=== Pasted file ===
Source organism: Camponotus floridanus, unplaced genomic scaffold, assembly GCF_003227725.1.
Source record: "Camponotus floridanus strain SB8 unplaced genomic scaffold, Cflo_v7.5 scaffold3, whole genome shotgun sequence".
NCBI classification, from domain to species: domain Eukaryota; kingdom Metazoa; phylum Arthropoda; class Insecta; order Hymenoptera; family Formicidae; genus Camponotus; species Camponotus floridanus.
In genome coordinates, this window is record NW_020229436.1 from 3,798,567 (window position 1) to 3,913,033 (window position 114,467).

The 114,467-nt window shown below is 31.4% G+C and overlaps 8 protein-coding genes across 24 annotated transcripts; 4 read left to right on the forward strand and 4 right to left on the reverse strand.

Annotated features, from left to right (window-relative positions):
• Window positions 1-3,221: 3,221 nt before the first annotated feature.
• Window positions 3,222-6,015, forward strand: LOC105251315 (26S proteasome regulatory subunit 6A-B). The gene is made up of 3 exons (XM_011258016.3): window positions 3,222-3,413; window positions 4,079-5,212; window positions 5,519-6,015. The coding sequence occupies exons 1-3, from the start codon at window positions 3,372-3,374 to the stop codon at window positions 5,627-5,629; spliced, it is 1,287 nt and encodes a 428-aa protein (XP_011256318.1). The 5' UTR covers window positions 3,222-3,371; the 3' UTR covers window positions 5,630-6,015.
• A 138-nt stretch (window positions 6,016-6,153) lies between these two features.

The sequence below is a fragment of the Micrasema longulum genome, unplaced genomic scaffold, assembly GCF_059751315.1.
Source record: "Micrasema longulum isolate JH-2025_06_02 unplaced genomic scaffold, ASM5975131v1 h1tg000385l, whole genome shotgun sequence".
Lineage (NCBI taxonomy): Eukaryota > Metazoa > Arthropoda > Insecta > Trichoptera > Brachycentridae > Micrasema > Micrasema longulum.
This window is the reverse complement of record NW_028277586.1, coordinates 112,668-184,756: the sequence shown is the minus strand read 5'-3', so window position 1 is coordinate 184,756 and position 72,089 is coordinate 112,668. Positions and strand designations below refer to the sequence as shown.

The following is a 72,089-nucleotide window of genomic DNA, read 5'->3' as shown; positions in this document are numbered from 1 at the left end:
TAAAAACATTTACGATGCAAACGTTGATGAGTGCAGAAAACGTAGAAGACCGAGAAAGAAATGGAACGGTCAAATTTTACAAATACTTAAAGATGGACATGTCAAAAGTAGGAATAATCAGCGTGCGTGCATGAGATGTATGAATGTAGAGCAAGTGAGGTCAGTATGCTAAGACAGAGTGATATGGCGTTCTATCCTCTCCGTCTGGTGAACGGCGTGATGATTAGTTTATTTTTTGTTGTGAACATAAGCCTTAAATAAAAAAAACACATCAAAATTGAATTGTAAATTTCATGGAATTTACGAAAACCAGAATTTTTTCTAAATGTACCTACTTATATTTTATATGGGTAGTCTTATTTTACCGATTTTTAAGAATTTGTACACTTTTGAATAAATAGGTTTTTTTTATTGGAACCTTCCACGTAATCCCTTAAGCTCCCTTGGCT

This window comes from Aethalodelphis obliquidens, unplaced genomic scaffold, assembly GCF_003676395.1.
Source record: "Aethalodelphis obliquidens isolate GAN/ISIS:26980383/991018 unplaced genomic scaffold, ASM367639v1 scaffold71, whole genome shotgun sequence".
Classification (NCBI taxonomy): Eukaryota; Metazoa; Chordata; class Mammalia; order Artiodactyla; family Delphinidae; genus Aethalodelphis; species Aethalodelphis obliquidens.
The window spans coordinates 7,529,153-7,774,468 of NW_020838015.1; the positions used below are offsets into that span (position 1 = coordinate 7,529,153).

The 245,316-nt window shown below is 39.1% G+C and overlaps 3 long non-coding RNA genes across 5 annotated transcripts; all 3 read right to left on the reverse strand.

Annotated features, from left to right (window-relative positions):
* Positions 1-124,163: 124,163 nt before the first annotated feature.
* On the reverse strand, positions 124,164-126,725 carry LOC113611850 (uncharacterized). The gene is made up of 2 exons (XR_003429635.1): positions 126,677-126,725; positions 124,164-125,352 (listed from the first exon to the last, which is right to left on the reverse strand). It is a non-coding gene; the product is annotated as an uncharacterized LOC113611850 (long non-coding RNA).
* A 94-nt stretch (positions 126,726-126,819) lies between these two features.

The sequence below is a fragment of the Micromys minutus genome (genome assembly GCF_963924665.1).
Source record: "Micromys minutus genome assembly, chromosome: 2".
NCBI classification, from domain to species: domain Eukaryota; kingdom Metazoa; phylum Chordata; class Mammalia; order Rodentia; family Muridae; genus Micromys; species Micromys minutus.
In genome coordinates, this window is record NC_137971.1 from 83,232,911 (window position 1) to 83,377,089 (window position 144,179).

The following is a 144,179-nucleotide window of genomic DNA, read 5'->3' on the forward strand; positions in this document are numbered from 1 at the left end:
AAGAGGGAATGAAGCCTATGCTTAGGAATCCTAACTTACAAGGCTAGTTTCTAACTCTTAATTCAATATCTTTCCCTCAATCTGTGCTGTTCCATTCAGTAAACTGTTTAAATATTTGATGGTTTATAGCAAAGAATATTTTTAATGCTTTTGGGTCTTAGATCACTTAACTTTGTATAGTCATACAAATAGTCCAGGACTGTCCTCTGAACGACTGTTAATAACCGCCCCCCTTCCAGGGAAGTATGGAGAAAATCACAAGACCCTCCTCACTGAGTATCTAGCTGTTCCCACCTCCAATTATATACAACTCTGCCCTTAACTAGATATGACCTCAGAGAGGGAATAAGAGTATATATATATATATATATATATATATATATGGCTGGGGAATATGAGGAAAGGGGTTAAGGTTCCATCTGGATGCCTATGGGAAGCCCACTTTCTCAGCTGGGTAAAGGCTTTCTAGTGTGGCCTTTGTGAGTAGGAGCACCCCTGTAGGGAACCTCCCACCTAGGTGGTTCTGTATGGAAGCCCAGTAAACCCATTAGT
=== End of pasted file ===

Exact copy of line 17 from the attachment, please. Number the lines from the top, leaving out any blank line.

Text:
Source record: "Aethalodelphis obliquidens isolate GAN/ISIS:26980383/991018 unplaced genomic scaffold, ASM367639v1 scaffold71, whole genome shotgun sequence".